An engagement with nature enhances people’s emotional attachment to places according to a recent article by researchers into sustainable cities, Timothy Beatley and Peter Newman.
They maintain that “Urban environments that are greener, more nature-full, will attract greater interest by residents and help to strengthen emotional bonds to place and community, in turn increasing urban resilience” (3335).
They refer to the health benefits of natural environments within or close to cities. People will get out more, walk further and are healthier. They cite evidence that stress and fatigue are reduced, and there’s a positive effect on mood. After walking in natural environments, “participants showed marked decreases in depression, anger, tension, confusion and fatigue and increases in vigor” (3337).
The effect also applies to environments in which animal life is present. “Viewing birds (and listening to their calls) and watching other wildlife, at once provides mental and emotional connections, stress reduction and other biophysical benefits.”
Fauna, particularly bird life, “re-enchant,” contribute to a “distinctive sense of place,” and reduce stress (3338). Such connections with nature arouse curiosity and a sense of wonder (3340).
Here are some photographs taken in Australia to illustrate the richness and variety of the urban and peri urban wildlife in one country at least.
The authors assert that there are of course obstacles to this communion with nature, such as busy schedules, overwork, competition from indoor activities and car dependency (3342).
Computers come in for a bit of a bashing: “The time spent by children on electronic media has actually increased in recent years, boding ill for the kinds of contact with the natural world that will foster a lifelong love of and comfort and wonder provided by nature, as well as the physical exercise and activity that outside play generates” (3337).
It’s easy to think that, but I don’t know how supported it is by evidence. In any case, these photographs of wildlife were taken by a digital camera and a smartphone, and processed, stored and distributed with the aid of digital media. I also identified the animals by drawing on my own knowledge, much gained from watching numerous nature programmes on television, but also looking up images and descriptions on a web search engine. I supplemented my knowledge with smartphone web searches while moving about. There’s an argument to be made that our love of animals is already heavily mediated by digital technologies.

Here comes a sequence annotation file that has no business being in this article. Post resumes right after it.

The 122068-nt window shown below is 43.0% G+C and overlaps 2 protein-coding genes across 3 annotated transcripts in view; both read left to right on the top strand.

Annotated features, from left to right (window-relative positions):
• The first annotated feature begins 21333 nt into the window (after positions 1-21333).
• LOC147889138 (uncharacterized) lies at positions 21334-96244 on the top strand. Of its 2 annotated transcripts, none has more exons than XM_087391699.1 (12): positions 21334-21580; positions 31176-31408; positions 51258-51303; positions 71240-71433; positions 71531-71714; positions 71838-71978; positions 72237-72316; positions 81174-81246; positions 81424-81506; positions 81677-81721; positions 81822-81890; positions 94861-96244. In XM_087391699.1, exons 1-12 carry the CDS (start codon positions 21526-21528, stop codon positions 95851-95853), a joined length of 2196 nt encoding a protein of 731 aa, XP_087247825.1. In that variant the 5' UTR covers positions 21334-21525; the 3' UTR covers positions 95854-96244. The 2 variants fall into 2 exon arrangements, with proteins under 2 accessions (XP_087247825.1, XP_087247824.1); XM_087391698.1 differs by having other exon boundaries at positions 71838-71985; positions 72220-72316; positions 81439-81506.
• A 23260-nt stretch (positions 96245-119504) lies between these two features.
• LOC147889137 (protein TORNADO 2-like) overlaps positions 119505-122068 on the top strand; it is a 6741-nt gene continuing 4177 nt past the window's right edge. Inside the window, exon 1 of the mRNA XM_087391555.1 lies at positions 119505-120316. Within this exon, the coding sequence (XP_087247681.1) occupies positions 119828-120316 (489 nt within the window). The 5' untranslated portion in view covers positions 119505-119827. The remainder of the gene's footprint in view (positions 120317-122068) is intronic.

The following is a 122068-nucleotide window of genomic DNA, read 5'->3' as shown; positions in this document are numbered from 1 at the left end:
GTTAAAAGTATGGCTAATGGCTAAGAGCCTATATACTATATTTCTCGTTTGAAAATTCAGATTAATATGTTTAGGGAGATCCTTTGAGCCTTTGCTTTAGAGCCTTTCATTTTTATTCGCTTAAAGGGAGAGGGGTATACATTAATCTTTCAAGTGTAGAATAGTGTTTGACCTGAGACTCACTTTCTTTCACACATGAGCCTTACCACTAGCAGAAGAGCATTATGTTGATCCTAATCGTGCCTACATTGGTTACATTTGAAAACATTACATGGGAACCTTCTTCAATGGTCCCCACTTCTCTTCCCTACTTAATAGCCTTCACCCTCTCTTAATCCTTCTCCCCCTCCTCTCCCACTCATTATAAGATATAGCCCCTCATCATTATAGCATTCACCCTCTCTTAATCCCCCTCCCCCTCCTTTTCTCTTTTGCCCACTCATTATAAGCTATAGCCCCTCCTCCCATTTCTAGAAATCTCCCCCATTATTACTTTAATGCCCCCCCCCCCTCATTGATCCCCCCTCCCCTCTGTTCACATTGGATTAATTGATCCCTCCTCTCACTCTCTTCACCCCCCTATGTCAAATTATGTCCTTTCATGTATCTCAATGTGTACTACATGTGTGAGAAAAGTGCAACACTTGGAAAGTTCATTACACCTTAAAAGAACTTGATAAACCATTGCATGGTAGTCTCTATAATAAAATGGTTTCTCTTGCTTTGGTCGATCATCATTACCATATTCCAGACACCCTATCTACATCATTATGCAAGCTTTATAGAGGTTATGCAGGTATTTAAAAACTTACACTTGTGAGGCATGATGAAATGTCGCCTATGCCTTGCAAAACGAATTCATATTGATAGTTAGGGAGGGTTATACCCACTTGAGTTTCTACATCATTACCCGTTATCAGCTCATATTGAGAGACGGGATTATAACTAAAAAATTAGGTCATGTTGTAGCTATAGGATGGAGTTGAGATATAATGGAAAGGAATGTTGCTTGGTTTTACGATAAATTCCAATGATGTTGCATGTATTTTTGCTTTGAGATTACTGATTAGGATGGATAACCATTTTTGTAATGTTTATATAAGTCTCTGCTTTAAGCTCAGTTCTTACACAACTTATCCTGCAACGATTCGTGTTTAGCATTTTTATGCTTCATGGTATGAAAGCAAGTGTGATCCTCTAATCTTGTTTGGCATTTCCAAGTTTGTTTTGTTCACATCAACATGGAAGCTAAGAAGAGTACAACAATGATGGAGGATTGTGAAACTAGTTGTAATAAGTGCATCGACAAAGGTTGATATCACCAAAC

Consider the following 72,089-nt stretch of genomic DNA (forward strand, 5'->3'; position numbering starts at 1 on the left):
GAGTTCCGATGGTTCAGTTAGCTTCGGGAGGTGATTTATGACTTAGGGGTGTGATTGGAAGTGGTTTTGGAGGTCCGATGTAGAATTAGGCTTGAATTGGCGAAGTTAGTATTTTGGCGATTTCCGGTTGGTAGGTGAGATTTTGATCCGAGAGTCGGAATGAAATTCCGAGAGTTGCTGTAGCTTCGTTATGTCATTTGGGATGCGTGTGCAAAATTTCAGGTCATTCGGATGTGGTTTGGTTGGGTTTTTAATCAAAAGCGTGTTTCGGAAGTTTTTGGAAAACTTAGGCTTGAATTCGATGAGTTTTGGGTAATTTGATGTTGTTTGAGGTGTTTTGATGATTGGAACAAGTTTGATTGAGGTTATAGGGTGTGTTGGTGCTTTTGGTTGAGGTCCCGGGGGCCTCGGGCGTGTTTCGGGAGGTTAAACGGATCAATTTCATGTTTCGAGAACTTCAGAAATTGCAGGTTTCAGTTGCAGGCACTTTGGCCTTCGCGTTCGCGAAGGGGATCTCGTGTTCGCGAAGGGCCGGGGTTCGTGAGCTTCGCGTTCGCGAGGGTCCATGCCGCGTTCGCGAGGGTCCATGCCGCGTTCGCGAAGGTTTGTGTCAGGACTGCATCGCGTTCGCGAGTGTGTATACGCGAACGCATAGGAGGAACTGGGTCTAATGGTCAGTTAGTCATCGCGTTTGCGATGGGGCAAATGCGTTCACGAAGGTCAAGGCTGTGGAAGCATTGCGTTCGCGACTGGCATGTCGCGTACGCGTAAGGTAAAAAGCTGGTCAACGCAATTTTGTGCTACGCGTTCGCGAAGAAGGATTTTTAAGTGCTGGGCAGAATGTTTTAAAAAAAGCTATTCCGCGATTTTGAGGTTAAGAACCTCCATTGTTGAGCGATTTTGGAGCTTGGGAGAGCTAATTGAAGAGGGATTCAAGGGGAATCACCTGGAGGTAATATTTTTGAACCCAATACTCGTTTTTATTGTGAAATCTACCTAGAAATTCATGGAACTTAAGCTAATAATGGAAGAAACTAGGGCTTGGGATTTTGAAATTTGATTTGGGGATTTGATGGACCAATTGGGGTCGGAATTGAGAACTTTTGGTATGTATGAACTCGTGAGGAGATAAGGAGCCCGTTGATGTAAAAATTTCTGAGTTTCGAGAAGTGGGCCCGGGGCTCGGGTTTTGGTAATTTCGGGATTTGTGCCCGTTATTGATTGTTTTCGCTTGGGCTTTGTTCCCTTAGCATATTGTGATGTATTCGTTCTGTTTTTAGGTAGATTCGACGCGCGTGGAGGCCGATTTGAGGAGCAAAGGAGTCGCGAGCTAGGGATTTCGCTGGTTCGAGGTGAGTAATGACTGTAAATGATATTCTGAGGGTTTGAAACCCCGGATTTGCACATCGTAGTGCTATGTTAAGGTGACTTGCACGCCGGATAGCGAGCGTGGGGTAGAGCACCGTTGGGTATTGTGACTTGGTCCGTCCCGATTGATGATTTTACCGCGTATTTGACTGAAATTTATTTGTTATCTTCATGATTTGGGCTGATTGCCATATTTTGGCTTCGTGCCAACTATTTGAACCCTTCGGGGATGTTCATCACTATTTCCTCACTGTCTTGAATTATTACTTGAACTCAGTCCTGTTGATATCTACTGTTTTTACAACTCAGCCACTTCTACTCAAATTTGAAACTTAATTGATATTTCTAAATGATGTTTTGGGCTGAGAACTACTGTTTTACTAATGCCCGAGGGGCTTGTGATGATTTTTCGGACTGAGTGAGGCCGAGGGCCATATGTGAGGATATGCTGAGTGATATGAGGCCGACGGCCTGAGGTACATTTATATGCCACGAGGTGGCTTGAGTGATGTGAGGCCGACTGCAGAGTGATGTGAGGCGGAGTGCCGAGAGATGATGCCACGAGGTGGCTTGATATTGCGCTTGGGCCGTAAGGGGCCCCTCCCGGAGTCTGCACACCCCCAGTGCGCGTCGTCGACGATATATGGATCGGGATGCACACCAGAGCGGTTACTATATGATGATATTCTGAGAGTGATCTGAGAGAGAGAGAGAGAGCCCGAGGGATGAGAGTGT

- Also see Why cartoons have animals, Soft fascination.
- The animals in the photographs above are identified via rollover captions. These may not be visible on tablet computers: Probably White-faced Heron, Ku-ring-gai Chase National Park, near Sydney; Masked Lapwing, Mossman, Sydney; Sulphur crested cockatoo at South Head, Sydney Harbour; Cockatoos, Montsalvat, near Melbourne; Probably a Grey Teal duck, Ruffey Lake Park, Templestow, Melbourne; Galahs, Cootamundra, NSW; Koala, Taronga Zoo, Sydney; Kookaburras, Montsalvat, near Melbourne; Rainbow Lorikeet, Mossman, Sydney; Lyrebird, Blue Mountains, NSW; Magpie, Mossman, Sydney; Probably a Bushtail Possum, Canberra; Kangaroo, somewhere in NSW; Kangaroos in campsite, somewhere in NSW; Juvenile Eurasian Coots, Ruffey Lake Park, Templestow, near Melbourne; Eurasian Coot, Ruffey Lake Park, Templestow, near Melbourne; Road sign, Jervis Bay, NSW; Seagulls and man on phone, Sydney; Parrot, Taronga Zoo, Sydney.
- Note that the cited article does not mention animals for food, hunting sports, riding, contest, or animals as pets, pests, nuisance, or vermin, or the predatory nature of animals. People can also be frightened and disturbed by animals. Not all animals are admired. Are fauna only to be encouraged and admired if they support human health and welfare?
- In an interesting article about the history of tourism in the Blue Mountains, Nicole Porter and Catherin Bull state: “park narratives find their expression across many representational media from amateur photography to commercial film and online advertising, and as technologies evolve so too can the message and meanings they transmit. Historically, a diverse range of meanings have been associated with nature, a diversity matched by the numerous media that have been used to give expression to them. Park managers can actively utilize a wide range of technologies to engage with the wider public. Just as technologies, such as GPS, have allowed diverse and complex physical resources to be managed differently, so too should current and future technologies such as the Internet be used to manage and facilitate a diversity of park narratives” (p.181). [Note added 20 June 2014]
- Listen to the sound of bellbirds (against other chirping) in the Blue Mountains, NSW, recorded on 13 July 2013 in the valley beneath the Three Sisters.
- Flocks of lorikeets in the trees at dusk, Victoria Avenue, Chatswood, Sydney, 25 July, 2013.
- Beatley, Timothy, and Peter Newman. 2013. Biophilic cities are sustainable, resilient cities. Sustainability, (5)3328-3345.
- Porter, Nicole, and Catherin Bull. 2013. Conceptualizing, representing, and designing nature: Cultural constructions of the Blue Mountains, Australia. In E. Carr, S. Eyring, and R. Guy Wilson (eds.), Public Nature: Scenery, History, and Park Design: 170-182. Charlottesville, VA: University of Virginia Press.